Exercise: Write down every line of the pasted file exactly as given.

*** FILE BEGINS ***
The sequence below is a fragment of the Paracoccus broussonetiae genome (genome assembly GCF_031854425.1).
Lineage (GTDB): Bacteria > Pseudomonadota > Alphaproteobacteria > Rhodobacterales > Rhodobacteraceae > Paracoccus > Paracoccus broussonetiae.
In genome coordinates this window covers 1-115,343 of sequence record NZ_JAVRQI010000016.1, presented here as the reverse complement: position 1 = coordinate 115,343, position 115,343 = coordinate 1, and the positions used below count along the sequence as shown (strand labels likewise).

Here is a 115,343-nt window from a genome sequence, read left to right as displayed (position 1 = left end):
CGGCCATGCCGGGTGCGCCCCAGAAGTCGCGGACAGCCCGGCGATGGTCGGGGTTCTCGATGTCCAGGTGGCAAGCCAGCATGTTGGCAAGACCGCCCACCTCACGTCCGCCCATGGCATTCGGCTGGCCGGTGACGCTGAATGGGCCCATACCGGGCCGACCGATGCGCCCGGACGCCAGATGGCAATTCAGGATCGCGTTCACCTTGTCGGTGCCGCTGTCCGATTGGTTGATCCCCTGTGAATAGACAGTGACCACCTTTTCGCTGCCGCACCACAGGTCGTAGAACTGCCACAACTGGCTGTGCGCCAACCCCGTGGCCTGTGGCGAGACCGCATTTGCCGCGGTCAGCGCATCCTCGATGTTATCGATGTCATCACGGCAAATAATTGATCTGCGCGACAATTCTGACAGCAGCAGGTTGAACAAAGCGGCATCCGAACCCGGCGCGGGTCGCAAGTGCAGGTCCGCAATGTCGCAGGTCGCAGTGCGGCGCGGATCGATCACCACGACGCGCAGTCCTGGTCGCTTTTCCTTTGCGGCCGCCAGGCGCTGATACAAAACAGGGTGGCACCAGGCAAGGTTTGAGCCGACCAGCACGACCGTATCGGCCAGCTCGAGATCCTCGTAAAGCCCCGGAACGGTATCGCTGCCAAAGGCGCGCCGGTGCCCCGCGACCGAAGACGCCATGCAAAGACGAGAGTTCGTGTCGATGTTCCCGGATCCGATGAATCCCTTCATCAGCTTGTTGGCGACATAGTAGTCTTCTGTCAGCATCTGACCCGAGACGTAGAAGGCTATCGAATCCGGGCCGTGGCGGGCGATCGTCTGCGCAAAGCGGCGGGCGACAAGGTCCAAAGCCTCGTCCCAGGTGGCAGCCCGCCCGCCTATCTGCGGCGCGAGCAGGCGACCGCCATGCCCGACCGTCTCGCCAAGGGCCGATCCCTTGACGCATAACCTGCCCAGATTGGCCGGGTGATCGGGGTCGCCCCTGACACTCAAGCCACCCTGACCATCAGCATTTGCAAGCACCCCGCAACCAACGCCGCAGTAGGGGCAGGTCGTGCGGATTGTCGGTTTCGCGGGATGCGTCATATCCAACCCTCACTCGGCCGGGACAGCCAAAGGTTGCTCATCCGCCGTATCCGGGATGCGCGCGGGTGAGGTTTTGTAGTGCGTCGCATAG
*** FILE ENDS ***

The sequence below is a fragment of the Paracoccus broussonetiae genome (genome assembly GCF_031854425.1).
Lineage (GTDB): Bacteria > Pseudomonadota > Alphaproteobacteria > Rhodobacterales > Rhodobacteraceae > Paracoccus > Paracoccus broussonetiae.
In genome coordinates this window covers 1-115,343 of sequence record NZ_JAVRQI010000016.1, presented here as the reverse complement: position 1 = coordinate 115,343, position 115,343 = coordinate 1, and the positions used below count along the sequence as shown (strand labels likewise).

Here is a 115,343-nt window from a genome sequence, read left to right as displayed (position 1 = left end):
CGGCCATGCCGGGTGCGCCCCAGAAGTCGCGGACAGCCCGGCGATGGTCGGGGTTCTCGATGTCCAGGTGGCAAGCCAGCATGTTGGCAAGACCGCCCACCTCACGTCCGCCCATGGCATTCGGCTGGCCGGTGACGCTGAATGGGCCCATACCGGGCCGACCGATGCGCCCGGACGCCAGATGGCAATTCAGGATCGCGTTCACCTTGTCGGTGCCGCTGTCCGATTGGTTGATCCCCTGTGAATAGACAGTGACCACCTTTTCGCTGCCGCACCACAGGTCGTAGAACTGCCACAACTGGCTGTGCGCCAACCCCGTGGCCTGTGGCGAGACCGCATTTGCCGCGGTCAGCGCATCCTCGATGTTATCGATGTCATCACGGCAAATAATTGATCTGCGCGACAATTCTGACAGCAGCAGGTTGAACAAAGCGGCATCCGAACCCGGCGCGGGTCGCAAGTGCAGGTCCGCAATGTCGCAGGTCGCAGTGCGGCGCGGATCGATCACCACGACGCGCAGTCCTGGTCGCTTTTCCTTTGCGGCCGCCAGGCGCTGATACAAAACAGGGTGGCACCAGGCAAGGTTTGAGCCGACCAGCACGACCGTATCGGCCAGCTCGAGATCCTCGTAAAGCCCCGGAACGGTATCGCTGCCAAAGGCGCGCCGGTGCCCCGCGACCGAAGACGCCATGCAAAGACGAGAGTTCGTGTCGATGTTCCCGGATCCGATGAATCCCTTCATCAGCTTGTTGGCGACATAGTAGTCTTCTGTCAGCATCTGACCCGAGACGTAGAAGGCTATCGAATCCGGGCCGTGGCGGGCGATCGTCTGCGCAAAGCGGCGGGCGACAAGGTCCAAAGCCTCGTCCCAGGTGGCAGCCCGCCCGCCTATCTGCGGCGCGAGCAGGCGACCGCCATGCCCGACCGTCTCGCCAAGGGCCGATCCCTTGACGCATAACCTGCCCAGATTGGCCGGGTGATCGGGGTCGCCCCTGACACTCAAGCCACCCTGACCATCAGCATTTGCAAGCACCCCGCAACCAACGCCGCAGTAGGGGCAGGTCGTGCGGATTGTCGGTTTCGCGGGATGCGTCATATCCAACCCTCACTCGGCCGGGACAGCCAAAGGTTGCTCATCCGCCGTATCCGGGATGCGCGCGGGTGAGGTTTTGTAGTGCGTCGCATAG